The wireless transmitted even and odd sub-frames of the digital audio data are received by the receiving subsystem and the MSB of both sub-frames including the ECC are fed through a Reed Solomon decoder, or equivalent. Those bytes of the data that can be error corrected are corrected using the ECC and the remainder of any erroneous bytes that cannot be corrected are hidden by concealment techniques. When a sub-frame is corrupted beyond ECC correction, the lost information can be recovered by interpolation based on the other sub-frame. If more than two frames are corrupted, soft-muting is applied. Soft-muting is an application of “windowing” which as used here is a method by which a signal in the time domain is truncated, and where the truncation produces as few ripples as possible in the frequency domain, yet maintaining as rectangular a shape as possible in the time domain. The windowing function could be Hanning, Triangle or any other type function in which the weight of the window coefficients approaches zero from the center to the end of the window. When both sub-frames of a current decoded frame cannot be corrected by ECC then the current decoded frame is muted and the previous frame is soft muted. If the next subsequent frame is error free either by no errors occurring or through an ECC correction, then the subsequent decoded frame is soft muted. Once the MSB of the data are processed through correction and concealment, the digital audio data is recombined into its original format and outputted from the receiver subsystem.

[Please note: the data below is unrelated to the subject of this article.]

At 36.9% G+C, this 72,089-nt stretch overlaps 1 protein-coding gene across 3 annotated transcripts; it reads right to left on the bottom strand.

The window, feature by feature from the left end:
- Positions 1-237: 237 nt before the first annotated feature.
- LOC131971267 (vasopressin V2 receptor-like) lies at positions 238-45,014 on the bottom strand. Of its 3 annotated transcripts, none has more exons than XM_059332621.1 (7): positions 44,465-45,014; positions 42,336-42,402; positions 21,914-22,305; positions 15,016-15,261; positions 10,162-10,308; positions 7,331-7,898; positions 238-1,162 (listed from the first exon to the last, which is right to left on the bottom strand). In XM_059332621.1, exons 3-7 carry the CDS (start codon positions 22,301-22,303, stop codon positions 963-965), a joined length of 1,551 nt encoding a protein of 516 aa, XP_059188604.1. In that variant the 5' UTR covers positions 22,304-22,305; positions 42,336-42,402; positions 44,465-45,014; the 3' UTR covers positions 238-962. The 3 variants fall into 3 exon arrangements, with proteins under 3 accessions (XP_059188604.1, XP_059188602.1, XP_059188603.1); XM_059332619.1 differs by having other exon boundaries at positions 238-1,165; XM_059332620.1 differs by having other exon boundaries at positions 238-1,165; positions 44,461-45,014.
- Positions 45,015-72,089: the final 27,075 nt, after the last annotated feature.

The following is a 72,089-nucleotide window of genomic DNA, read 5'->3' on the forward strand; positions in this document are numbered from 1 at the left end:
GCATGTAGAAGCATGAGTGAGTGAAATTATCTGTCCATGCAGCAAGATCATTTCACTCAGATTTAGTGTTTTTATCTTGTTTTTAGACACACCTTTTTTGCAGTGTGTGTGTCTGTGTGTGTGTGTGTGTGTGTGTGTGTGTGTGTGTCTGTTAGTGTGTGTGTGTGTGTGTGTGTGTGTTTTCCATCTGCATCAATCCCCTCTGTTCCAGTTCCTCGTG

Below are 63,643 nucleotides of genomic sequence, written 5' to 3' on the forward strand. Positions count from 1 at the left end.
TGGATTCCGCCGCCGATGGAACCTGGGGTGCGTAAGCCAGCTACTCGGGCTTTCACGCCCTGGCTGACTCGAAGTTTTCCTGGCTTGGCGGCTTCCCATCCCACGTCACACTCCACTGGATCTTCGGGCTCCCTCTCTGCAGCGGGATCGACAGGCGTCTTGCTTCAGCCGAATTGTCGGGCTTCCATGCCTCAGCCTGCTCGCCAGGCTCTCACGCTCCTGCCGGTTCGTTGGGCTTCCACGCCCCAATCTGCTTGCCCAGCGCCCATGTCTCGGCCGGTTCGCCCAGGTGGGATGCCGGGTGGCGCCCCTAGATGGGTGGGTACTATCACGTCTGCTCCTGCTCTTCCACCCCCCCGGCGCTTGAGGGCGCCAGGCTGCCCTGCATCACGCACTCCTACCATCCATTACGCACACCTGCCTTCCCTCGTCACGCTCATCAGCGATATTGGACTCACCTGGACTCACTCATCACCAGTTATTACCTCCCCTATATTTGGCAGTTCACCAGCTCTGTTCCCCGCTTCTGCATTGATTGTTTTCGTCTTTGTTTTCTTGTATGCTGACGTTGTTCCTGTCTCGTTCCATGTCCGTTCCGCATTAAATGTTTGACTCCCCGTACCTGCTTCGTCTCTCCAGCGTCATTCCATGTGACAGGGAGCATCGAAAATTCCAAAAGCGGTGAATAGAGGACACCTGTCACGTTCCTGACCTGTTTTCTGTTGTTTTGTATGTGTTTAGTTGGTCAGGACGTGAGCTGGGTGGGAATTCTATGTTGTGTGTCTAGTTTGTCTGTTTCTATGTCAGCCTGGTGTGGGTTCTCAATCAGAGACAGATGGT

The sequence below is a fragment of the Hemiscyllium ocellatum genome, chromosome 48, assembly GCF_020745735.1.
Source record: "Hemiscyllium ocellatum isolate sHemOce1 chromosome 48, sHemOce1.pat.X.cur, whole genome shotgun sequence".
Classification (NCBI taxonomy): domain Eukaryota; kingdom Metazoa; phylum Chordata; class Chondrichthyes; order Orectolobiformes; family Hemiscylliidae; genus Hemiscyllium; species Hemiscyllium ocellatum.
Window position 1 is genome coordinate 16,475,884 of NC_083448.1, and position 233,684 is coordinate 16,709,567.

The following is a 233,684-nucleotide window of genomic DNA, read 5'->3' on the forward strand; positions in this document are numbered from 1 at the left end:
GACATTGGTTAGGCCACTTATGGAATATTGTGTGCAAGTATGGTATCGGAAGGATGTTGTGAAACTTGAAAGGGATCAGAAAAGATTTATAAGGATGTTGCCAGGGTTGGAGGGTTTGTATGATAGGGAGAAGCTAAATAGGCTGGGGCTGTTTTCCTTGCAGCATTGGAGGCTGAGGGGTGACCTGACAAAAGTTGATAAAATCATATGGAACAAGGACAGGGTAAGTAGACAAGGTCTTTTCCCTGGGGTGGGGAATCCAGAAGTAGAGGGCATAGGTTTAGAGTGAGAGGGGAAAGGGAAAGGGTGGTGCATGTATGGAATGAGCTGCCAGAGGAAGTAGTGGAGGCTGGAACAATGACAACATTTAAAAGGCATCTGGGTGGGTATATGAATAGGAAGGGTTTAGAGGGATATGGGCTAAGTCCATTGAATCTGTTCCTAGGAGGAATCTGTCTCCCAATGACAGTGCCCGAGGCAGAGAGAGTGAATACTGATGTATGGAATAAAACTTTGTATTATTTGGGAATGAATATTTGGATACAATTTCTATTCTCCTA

This invention will be described with reference to the accompanying drawings, wherein:
FIG. 1 is a block diagram for encoding and transmitting digital audio data,
FIG. 2 is a block diagram for receiving, decoding and error correcting and concealment of digital audio data,
FIG. 3 is a block diagram for error concealment,
FIG. 4 is a graph of the error concealment using muting and soft muting, and
FIG. 5 is a block diagram of the method of error correction and concealment of wireless transmitted digital audio data.
FIG. 1 shows a frame 10 of digital audio data that is organized into most significant bytes (MSB) 11 and least significant bytes (LSB) 12. Individual bytes of digital audio data is shown as LM0 to LM237, LL0 to LL237, RM0 to RM237, and RL0 to RL237 where “L” represents the left source of the audio data and “R” represents the right source of the audio data that is to be transmitted. The subscript “M” represents the MSB and the subscript “L” represents the LSB. The subscript numbers, ranging from “0” to “237” are the position location of the byte of the left or right source of the audio data. There are “238” MSB of left source audio data (L), “238” MSB of right source audio data (R) and an equal number of LSB of audio data for left and right source data.